[Date Prev][Date Next][Thread Prev][Thread Next][Date Index][Thread Index]
Binary vs. ASCII for certificates
A few small comments:
(1) I can imagine certificates containing intrinsically non-textual data
(most particularly, it might be nice to have an image of the person
whose key it is).
(2) I agree that for public-key operations, the extra cost of parsing
an ASCII-formatted certificate is probably negligible, compared to
the cost of performing the associated public-key operations.
(3) It perhaps should not be overlooked that ASN.1 does not necessarily
require "binary" encodings. It would be a simple matter to define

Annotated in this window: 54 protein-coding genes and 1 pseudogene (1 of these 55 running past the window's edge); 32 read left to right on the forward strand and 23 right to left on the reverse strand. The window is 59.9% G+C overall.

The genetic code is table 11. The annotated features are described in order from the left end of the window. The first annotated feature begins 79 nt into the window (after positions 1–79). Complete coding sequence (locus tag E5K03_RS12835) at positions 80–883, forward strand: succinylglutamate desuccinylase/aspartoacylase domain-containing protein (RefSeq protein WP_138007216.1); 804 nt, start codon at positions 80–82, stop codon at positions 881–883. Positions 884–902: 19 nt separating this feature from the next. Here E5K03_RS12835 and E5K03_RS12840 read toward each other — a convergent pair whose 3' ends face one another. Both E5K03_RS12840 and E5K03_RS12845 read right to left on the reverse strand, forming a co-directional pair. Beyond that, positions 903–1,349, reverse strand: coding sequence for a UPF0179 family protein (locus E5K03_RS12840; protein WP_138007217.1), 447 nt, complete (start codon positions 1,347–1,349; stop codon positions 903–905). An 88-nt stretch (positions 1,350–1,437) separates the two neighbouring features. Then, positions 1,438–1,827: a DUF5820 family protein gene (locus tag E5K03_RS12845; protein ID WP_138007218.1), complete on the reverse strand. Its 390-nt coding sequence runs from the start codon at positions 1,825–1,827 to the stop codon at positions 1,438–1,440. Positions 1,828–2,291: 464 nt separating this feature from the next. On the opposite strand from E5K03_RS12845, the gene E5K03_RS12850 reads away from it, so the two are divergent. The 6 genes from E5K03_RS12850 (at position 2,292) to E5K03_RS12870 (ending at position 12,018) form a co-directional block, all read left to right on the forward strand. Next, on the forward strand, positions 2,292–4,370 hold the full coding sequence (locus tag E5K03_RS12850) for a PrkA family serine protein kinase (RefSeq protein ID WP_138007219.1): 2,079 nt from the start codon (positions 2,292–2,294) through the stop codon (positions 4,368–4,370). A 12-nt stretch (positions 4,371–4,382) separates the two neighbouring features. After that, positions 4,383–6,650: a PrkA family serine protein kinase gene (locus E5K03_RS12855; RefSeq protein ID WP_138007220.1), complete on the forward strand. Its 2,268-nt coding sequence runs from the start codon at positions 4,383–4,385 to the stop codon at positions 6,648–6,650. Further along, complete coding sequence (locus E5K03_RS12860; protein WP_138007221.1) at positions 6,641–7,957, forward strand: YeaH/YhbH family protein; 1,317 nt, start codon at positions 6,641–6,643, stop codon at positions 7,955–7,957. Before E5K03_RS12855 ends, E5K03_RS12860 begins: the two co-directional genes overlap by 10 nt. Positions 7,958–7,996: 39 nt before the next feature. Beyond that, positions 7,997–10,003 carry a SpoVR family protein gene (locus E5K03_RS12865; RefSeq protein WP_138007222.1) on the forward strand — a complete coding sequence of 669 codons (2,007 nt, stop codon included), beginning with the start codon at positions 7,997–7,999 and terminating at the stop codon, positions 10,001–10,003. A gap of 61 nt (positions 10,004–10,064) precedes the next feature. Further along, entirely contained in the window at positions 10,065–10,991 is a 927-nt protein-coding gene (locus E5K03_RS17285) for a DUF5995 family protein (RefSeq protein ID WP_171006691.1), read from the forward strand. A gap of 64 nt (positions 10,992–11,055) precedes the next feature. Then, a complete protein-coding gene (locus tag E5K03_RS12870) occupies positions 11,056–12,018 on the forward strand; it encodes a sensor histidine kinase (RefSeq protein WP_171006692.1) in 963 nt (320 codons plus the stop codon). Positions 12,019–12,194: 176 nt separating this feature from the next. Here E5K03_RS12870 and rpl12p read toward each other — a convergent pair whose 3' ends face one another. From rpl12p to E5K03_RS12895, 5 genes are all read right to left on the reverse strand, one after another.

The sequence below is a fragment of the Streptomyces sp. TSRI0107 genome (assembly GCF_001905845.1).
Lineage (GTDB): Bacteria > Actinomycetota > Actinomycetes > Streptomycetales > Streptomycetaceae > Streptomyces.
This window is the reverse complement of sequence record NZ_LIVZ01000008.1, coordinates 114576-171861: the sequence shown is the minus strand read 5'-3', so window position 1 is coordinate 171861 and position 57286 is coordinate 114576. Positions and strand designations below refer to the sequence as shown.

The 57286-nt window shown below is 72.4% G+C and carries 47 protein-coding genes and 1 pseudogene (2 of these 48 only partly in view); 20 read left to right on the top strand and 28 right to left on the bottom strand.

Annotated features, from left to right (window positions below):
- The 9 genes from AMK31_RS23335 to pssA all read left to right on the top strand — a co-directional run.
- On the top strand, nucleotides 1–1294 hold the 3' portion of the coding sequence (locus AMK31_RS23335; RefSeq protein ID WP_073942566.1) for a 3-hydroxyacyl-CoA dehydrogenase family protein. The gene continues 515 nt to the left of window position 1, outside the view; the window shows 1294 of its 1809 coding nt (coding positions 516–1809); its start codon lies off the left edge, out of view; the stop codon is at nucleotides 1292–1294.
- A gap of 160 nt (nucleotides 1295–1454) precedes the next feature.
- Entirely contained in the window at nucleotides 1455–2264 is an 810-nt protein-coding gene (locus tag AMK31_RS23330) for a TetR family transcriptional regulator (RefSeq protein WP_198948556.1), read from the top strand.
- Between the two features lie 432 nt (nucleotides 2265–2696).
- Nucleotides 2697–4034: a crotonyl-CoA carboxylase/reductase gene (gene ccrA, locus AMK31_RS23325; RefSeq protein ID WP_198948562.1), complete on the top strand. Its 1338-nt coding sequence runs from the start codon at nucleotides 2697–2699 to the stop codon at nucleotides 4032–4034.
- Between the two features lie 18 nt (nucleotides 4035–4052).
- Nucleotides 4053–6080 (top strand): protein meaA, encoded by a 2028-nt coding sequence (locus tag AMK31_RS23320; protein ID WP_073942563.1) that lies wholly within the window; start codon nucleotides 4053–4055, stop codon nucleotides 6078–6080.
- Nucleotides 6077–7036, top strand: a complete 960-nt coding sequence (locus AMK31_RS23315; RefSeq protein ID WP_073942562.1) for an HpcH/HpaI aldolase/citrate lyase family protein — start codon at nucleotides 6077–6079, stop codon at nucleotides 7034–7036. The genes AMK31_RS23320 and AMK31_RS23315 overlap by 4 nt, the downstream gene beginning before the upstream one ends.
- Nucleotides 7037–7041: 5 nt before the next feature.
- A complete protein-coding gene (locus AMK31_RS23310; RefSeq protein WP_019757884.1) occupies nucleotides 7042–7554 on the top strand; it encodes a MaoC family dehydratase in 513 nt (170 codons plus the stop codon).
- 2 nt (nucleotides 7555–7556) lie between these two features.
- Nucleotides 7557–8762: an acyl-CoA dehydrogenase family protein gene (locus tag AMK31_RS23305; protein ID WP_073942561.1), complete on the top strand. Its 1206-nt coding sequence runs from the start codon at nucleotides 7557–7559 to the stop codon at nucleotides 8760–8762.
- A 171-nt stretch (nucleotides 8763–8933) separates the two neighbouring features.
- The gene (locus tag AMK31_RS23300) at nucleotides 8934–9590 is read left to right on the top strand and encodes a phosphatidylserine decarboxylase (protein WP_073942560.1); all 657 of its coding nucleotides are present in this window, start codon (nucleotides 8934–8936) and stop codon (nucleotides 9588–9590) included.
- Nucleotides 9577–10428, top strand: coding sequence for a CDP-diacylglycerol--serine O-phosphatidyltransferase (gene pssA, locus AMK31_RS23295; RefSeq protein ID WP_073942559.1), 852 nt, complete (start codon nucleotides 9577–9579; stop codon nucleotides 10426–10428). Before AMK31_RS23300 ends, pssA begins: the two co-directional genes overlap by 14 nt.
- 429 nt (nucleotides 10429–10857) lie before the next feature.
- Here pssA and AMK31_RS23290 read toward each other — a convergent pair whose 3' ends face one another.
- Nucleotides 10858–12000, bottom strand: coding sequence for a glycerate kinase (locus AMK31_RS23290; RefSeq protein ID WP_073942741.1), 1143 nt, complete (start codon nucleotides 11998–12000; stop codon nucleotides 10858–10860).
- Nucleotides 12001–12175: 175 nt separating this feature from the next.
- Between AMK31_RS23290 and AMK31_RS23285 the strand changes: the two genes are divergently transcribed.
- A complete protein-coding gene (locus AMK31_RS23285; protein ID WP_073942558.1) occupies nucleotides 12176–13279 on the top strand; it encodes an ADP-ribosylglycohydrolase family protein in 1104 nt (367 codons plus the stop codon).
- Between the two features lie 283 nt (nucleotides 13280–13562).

"AER" (Ascii encoding rules) for ASN.1 that might be preferable for
some purposes to the BER/DER encodings. However, such encodings would,
if they are in the true spirit of ASN.1, still be missing the mnemonic
labels identifying the parts, and might still be rather complicated
to parse. Still, some such encoding rule might be a useful adjunct to the
X.509 certificate procedures.
A related question is whether the ASCII certificate that is non intended
to be a representation of some X.509 certificate is nonetheless
representable in a satisfactory manner (and more strongly, automatically
transformable into) some "equivalent" X.509 certificate. (And, of
course, whether this is wanted...)
(4) One must be careful to define what bytes are actually "present" in an
ASCII encoding, since the contents will be digitally signed. The
treatment of whitespace, etc., needs to be carefully specified.